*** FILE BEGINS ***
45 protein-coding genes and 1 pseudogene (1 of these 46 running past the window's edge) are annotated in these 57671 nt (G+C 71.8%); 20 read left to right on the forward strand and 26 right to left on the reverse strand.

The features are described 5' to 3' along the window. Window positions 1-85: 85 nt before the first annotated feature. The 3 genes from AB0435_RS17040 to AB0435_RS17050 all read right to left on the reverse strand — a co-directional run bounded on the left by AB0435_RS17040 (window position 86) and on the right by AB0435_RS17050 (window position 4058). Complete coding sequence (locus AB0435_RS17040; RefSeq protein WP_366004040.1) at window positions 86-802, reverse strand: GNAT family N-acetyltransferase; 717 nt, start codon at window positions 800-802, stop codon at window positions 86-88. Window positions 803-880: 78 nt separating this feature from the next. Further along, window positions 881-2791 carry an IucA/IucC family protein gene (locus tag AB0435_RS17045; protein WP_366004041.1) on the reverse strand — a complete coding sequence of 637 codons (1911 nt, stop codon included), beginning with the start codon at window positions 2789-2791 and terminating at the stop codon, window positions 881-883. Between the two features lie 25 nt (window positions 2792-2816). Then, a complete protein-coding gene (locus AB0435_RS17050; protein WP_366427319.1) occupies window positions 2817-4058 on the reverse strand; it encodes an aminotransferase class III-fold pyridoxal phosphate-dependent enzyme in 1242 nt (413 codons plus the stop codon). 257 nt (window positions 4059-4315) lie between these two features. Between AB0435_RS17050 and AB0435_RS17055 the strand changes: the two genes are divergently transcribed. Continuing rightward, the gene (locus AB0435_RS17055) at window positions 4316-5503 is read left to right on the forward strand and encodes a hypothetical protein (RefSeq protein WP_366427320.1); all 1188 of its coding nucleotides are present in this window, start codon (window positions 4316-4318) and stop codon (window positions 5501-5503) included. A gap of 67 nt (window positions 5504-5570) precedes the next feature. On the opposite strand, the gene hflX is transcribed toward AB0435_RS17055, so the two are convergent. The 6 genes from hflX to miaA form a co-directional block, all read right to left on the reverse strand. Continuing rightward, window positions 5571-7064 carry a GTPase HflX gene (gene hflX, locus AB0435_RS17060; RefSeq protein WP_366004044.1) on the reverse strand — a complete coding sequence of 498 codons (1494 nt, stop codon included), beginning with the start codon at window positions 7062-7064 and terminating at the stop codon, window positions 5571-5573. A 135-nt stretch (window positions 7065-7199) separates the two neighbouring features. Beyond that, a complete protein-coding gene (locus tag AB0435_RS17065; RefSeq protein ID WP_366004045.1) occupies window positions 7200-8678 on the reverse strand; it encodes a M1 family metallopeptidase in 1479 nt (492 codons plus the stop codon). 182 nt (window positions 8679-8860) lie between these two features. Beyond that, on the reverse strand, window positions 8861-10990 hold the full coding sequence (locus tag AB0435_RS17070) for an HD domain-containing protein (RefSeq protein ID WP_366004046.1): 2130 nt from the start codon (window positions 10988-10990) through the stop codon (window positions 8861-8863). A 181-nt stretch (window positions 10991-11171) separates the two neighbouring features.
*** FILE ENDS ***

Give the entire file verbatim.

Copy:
45 protein-coding genes and 1 pseudogene (1 of these 46 running past the window's edge) are annotated in these 57671 nt (G+C 71.8%); 20 read left to right on the forward strand and 26 right to left on the reverse strand.

The features are described 5' to 3' along the window. Window positions 1-85: 85 nt before the first annotated feature. The 3 genes from AB0435_RS17040 to AB0435_RS17050 all read right to left on the reverse strand — a co-directional run bounded on the left by AB0435_RS17040 (window position 86) and on the right by AB0435_RS17050 (window position 4058). Complete coding sequence (locus AB0435_RS17040; RefSeq protein WP_366004040.1) at window positions 86-802, reverse strand: GNAT family N-acetyltransferase; 717 nt, start codon at window positions 800-802, stop codon at window positions 86-88. Window positions 803-880: 78 nt separating this feature from the next. Further along, window positions 881-2791 carry an IucA/IucC family protein gene (locus tag AB0435_RS17045; protein WP_366004041.1) on the reverse strand — a complete coding sequence of 637 codons (1911 nt, stop codon included), beginning with the start codon at window positions 2789-2791 and terminating at the stop codon, window positions 881-883. Between the two features lie 25 nt (window positions 2792-2816). Then, a complete protein-coding gene (locus AB0435_RS17050; protein WP_366427319.1) occupies window positions 2817-4058 on the reverse strand; it encodes an aminotransferase class III-fold pyridoxal phosphate-dependent enzyme in 1242 nt (413 codons plus the stop codon). 257 nt (window positions 4059-4315) lie between these two features. Between AB0435_RS17050 and AB0435_RS17055 the strand changes: the two genes are divergently transcribed. Continuing rightward, the gene (locus AB0435_RS17055) at window positions 4316-5503 is read left to right on the forward strand and encodes a hypothetical protein (RefSeq protein WP_366427320.1); all 1188 of its coding nucleotides are present in this window, start codon (window positions 4316-4318) and stop codon (window positions 5501-5503) included. A gap of 67 nt (window positions 5504-5570) precedes the next feature. On the opposite strand, the gene hflX is transcribed toward AB0435_RS17055, so the two are convergent. The 6 genes from hflX to miaA form a co-directional block, all read right to left on the reverse strand. Continuing rightward, window positions 5571-7064 carry a GTPase HflX gene (gene hflX, locus AB0435_RS17060; RefSeq protein WP_366004044.1) on the reverse strand — a complete coding sequence of 498 codons (1494 nt, stop codon included), beginning with the start codon at window positions 7062-7064 and terminating at the stop codon, window positions 5571-5573. A 135-nt stretch (window positions 7065-7199) separates the two neighbouring features. Beyond that, a complete protein-coding gene (locus tag AB0435_RS17065; RefSeq protein ID WP_366004045.1) occupies window positions 7200-8678 on the reverse strand; it encodes a M1 family metallopeptidase in 1479 nt (492 codons plus the stop codon). 182 nt (window positions 8679-8860) lie between these two features. Beyond that, on the reverse strand, window positions 8861-10990 hold the full coding sequence (locus tag AB0435_RS17070) for an HD domain-containing protein (RefSeq protein ID WP_366004046.1): 2130 nt from the start codon (window positions 10988-10990) through the stop codon (window positions 8861-8863). A 181-nt stretch (window positions 10991-11171) separates the two neighbouring features.